A Sign of Life in the Winter Garden

Walking through the garden after the big snow, the sun shining bright, the temperature in the mid-teens, I see few signs of life other than two crows in the top of a spruce tree, a mixed flock of pine siskins and chickadees at the porch feeders, a red squirrel perched atop a tall cedar stump.  And then I notice the native bee nest box mounted about four feet off the ground on one of the grape arbor posts.  It was easy to ignore during the garden season when it was surrounded by broad grape leaves, but now it is in plain site, facing east.  I made it a few years ago from an old 2 x 4, drilling one of its narrow faces with 3 1/2-inch-deep holes, some 3/32-inch and others 3/8-inch in diameter.  It is this side that now faces the low-angled sun.  Several of the drilled cavities are sealed off at the entrance with a substance that looks like dried mud.

One of several native bee nest boxes in Marjorie's Garden.

One of several native bee nest boxes in Marjorie’s Garden.

There is life behind each of those mud walls.  Each sealed cavity contains a row of cells separated by walls of mud, and within each cell sleeps a pupating solitary bee, waiting for a thermal signal that it is time to emerge.  Rather than construct elaborate colonies like those of the bumble bee, each solitary bee lives its life alone.
The young adult bees within the cells of the nest box are mason bees (Osmia spp.), perhaps orchard mason bees, O. lignaria, a species that seals its nest cavities with mud.  Native to the Pacific Northwest, this metallic greenish-blue bee was introduced for crop pollination in New England states and elsewhere in this country and is now firmly entrenched in the native fauna.

An orchard mason bee foraging on wild aster.

An orchard mason bee foraging on wild aster.

The bees in the nest box are spending winter as adults, each snuggled within a cocoon and burning stored fat to stay warm, waiting for the daytime temperature to reach 57 ºF .  Should the weather stay cold for too long, the bees could die of starvation.  Alternatively, an early spring warm spell could trigger emergence of the bees at a time when pollen sources are scarce or when freezing weather could return, both potentially lethal conditions.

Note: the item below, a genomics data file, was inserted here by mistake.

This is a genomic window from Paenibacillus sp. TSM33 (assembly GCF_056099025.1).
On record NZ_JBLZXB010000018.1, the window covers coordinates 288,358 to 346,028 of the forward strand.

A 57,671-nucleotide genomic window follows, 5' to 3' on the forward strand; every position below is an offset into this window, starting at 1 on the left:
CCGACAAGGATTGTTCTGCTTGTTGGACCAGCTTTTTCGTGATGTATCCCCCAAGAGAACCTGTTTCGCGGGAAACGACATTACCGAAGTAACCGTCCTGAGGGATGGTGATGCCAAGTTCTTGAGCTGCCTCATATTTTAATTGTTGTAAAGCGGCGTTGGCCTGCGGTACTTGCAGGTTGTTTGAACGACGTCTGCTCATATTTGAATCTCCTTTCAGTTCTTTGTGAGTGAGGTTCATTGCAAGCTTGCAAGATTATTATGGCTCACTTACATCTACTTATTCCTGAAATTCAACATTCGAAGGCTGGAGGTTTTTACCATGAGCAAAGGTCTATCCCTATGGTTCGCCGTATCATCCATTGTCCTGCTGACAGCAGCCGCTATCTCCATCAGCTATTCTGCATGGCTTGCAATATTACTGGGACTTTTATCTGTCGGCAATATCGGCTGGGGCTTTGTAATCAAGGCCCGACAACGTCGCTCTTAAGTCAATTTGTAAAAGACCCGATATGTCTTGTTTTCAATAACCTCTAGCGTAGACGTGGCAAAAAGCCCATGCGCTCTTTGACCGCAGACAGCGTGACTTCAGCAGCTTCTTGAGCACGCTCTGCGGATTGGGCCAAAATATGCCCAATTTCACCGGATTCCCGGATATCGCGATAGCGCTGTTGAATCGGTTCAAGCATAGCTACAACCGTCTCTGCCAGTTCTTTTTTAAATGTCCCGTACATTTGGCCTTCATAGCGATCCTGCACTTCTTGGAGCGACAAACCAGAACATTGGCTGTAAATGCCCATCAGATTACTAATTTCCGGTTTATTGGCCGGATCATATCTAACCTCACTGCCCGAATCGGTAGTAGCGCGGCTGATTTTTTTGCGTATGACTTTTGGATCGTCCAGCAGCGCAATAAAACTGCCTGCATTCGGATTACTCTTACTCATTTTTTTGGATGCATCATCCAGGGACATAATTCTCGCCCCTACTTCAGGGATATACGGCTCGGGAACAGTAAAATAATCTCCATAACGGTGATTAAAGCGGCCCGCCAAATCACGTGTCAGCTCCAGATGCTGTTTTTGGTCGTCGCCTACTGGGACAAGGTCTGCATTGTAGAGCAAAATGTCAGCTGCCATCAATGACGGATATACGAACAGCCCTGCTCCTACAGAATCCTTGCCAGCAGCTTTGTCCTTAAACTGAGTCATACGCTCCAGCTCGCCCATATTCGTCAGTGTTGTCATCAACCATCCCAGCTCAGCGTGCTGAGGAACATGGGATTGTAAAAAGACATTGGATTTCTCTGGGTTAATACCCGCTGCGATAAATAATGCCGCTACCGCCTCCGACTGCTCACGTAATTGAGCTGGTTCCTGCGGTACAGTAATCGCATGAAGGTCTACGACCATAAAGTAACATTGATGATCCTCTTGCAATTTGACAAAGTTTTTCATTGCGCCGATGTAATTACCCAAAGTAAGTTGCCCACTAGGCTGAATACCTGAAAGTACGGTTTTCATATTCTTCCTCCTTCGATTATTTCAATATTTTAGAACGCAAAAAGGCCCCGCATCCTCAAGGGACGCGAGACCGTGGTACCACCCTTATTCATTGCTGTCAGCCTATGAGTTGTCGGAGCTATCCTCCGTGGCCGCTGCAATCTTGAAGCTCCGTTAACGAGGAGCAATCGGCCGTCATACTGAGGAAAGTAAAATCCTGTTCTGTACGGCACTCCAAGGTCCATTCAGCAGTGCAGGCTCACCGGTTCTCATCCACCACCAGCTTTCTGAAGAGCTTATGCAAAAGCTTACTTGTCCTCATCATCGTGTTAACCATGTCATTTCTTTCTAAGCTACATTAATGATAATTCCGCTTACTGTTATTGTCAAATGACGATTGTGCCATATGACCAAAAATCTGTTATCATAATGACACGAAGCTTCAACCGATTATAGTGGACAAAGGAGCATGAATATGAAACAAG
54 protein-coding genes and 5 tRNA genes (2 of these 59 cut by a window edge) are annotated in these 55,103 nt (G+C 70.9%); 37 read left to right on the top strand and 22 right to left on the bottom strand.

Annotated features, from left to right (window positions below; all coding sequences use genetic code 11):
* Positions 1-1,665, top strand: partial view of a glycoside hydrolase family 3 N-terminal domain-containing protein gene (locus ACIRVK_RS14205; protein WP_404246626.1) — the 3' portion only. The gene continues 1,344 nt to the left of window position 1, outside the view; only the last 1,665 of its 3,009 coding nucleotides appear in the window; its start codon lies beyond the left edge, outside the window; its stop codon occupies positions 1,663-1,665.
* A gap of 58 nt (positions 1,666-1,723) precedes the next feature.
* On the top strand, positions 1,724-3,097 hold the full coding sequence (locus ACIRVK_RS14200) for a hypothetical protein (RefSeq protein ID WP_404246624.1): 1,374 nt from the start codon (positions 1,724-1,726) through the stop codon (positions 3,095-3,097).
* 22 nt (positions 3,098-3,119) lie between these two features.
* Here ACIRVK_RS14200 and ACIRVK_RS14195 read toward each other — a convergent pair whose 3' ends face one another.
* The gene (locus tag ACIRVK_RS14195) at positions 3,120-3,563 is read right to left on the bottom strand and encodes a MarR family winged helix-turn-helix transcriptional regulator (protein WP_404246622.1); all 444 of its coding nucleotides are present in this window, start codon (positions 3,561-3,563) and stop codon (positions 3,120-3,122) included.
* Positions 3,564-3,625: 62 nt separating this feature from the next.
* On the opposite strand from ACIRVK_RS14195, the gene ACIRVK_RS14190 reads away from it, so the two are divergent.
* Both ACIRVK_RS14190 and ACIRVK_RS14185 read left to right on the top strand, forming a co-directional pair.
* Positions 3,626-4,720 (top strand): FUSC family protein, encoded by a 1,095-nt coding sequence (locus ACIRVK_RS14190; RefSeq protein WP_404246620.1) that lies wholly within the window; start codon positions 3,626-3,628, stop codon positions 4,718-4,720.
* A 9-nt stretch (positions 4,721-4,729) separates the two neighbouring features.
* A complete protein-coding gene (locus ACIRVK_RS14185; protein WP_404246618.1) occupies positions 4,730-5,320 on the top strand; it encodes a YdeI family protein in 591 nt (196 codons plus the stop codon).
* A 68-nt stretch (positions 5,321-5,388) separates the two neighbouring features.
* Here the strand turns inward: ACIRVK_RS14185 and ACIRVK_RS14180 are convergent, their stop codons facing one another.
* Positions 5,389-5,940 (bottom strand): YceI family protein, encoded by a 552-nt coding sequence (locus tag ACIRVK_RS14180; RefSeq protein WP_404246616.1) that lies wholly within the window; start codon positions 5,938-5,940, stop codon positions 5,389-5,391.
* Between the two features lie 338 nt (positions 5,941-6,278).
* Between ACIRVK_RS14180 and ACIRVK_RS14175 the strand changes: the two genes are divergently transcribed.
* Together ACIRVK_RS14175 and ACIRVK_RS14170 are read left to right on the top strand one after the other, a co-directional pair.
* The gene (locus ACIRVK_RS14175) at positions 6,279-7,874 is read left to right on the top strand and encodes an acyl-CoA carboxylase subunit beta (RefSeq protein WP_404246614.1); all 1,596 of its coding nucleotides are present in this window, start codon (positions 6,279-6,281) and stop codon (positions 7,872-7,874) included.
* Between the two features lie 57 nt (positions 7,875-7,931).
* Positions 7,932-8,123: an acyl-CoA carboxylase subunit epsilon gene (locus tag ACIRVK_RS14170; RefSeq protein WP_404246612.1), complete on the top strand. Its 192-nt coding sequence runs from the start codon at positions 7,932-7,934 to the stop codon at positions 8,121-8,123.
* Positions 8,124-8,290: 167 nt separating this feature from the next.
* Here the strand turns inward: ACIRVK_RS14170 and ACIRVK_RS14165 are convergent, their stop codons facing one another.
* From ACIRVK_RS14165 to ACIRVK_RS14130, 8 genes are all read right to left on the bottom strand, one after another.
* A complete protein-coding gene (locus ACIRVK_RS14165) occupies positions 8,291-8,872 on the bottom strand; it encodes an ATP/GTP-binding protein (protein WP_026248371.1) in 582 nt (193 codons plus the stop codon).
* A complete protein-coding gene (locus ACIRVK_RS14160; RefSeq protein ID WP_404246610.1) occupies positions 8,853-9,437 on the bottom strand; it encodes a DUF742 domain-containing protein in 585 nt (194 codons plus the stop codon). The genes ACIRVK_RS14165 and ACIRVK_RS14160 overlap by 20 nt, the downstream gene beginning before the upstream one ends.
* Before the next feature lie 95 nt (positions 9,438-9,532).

Male bees are the first to emerge in spring, about the time the apple trees begin to bloom.  They stay close to the nest, waiting for the females to emerge.  Mating occurs immediately and the female begins to forage, waiting for her ovaries to fully mature before seeking out a suitable nest.
Nest boxes, like the one in our garden, have taken the place of many old fence posts as preferred nesting sites.  In addition to a suitable nesting cavity, a source of silty or clayey mud with the correct moisture content is also needed to build walls within the nest cavity.  And so the female bee may inspect several potential nests before settling in.  Once the decision is made, she performs an aerial dance, imprinting major visual features to find her nest when returning from foraging.
She starts her nest construction by collecting mud and building a back wall for the first partition.  Working tirelessly from dawn to dusk, she forages for pollen from flowers that are near the nest, visiting approximately 2000 flowers over 25 trips, to provision the first cell.  She nourishes herself with nectar from the same blossoms.  Once she has packed enough pollen in the first cell, she backs into the hole and lays one egg directly on the lump of pollen, then collects more mud to seal off the cell.  This new wall also serves as the back wall of the next cell.  This process continues over several days until she has filled the nest cavity with capped cells.
Carrying sperm from the male, the female bee can determine the gender of each egg by fertilizing it or not.  Unfertilized eggs develop into male bees, while fertilized eggs become females.  Female eggs are laid at the back of the nest cavity, male eggs towards the front, adhering to a sex ratio of about three males to every one or two females.